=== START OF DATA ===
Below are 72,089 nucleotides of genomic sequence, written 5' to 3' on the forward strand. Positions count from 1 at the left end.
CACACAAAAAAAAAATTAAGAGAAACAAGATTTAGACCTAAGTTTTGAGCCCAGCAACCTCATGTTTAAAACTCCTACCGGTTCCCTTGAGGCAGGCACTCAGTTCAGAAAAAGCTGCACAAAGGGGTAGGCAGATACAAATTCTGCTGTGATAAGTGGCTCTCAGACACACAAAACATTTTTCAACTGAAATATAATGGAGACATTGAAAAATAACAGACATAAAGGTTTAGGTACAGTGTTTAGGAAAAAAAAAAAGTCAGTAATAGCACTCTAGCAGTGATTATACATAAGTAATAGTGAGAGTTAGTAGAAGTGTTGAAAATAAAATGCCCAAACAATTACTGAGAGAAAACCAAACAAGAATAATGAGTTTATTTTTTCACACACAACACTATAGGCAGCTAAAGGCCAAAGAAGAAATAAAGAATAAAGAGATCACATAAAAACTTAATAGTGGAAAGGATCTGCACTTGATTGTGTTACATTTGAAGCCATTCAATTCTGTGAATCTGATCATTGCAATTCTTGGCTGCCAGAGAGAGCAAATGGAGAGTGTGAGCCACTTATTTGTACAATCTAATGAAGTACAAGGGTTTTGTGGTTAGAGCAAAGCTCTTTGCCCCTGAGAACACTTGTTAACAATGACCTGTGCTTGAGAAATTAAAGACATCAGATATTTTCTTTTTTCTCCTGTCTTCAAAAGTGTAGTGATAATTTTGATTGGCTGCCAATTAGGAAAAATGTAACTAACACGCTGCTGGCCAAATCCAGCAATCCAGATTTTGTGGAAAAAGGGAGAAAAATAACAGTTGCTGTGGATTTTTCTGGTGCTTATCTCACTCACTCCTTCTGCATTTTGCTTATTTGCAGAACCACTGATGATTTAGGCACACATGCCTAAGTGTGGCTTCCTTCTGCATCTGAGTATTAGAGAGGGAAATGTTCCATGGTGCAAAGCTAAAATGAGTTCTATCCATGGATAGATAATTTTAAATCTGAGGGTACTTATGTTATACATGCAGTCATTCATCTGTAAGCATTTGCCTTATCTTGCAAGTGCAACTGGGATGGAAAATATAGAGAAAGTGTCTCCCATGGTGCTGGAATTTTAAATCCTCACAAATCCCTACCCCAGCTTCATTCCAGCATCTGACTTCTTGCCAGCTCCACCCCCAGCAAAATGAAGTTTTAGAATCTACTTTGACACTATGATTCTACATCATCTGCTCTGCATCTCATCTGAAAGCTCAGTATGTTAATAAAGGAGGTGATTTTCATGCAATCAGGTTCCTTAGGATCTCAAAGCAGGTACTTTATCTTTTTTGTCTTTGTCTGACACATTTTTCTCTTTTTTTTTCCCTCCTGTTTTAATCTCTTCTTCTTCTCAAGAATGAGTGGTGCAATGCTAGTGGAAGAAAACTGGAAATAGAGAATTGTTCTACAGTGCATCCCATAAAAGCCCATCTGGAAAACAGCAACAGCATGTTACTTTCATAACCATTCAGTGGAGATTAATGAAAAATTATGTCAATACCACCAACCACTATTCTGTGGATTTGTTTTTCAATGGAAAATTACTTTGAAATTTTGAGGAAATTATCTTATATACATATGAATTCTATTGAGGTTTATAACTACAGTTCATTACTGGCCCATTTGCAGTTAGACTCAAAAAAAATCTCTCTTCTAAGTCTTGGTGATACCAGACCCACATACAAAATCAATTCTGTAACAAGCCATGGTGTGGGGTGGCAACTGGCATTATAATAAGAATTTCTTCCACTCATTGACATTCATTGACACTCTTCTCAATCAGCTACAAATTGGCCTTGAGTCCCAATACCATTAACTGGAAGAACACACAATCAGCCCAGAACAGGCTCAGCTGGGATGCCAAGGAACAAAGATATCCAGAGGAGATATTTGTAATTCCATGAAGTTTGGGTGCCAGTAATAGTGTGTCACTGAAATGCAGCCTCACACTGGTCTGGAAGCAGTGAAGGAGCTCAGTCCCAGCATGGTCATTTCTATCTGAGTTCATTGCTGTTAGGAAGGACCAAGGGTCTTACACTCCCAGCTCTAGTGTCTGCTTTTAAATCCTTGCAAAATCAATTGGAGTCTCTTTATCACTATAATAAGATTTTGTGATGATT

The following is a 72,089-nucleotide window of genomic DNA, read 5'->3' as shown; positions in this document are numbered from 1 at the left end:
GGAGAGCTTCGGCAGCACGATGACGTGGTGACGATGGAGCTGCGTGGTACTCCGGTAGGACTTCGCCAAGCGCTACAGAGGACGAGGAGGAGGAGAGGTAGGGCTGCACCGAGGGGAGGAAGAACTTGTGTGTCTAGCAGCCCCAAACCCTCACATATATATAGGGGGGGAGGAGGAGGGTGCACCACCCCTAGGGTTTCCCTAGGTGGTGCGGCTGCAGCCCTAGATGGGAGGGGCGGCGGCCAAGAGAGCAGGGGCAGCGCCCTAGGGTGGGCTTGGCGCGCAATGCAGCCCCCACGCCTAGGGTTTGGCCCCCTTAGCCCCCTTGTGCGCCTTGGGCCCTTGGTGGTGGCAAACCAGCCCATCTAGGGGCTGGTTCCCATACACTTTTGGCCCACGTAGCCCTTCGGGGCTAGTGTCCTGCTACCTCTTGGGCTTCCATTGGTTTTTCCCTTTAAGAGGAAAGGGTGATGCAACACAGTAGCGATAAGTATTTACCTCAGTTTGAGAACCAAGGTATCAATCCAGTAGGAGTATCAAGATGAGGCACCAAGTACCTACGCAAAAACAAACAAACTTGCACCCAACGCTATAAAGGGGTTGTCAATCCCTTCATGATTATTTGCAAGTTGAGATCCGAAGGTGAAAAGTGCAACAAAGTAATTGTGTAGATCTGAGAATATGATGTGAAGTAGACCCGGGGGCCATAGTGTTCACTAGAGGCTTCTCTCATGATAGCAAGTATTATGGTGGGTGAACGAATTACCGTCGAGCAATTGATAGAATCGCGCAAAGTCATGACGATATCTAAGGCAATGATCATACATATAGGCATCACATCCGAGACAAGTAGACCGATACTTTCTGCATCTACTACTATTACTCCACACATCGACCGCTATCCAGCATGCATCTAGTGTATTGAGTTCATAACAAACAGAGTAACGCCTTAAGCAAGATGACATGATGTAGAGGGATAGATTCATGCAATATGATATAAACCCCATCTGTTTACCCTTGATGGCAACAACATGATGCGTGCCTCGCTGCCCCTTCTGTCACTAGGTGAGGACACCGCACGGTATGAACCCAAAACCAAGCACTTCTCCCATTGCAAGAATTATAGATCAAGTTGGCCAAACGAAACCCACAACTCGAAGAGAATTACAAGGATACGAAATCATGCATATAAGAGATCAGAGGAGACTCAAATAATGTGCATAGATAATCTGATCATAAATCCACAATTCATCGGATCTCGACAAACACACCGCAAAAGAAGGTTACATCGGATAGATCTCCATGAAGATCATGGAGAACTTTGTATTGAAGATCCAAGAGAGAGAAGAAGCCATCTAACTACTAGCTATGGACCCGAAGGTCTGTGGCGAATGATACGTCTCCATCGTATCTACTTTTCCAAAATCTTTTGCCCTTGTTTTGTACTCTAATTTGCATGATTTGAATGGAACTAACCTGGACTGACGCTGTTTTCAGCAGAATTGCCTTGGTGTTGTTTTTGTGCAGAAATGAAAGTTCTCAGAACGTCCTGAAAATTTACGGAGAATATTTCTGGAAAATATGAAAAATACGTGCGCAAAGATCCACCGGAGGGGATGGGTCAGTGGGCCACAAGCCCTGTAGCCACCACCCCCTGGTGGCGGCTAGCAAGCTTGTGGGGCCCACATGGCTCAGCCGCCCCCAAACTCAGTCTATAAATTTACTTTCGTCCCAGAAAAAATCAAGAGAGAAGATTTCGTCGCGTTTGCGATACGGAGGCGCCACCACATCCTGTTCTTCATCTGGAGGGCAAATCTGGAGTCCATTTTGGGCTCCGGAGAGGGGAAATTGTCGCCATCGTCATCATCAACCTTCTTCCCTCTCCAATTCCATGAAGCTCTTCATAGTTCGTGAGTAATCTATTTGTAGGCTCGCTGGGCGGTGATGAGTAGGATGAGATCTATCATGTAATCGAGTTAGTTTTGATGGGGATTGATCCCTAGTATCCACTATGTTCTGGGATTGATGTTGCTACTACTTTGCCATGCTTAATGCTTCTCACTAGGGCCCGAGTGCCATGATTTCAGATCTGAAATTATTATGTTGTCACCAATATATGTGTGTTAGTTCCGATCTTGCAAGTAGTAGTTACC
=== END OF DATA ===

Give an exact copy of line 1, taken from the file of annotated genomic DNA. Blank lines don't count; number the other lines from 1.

Below are 72,089 nucleotides of genomic sequence, written 5' to 3' on the forward strand. Positions count from 1 at the left end.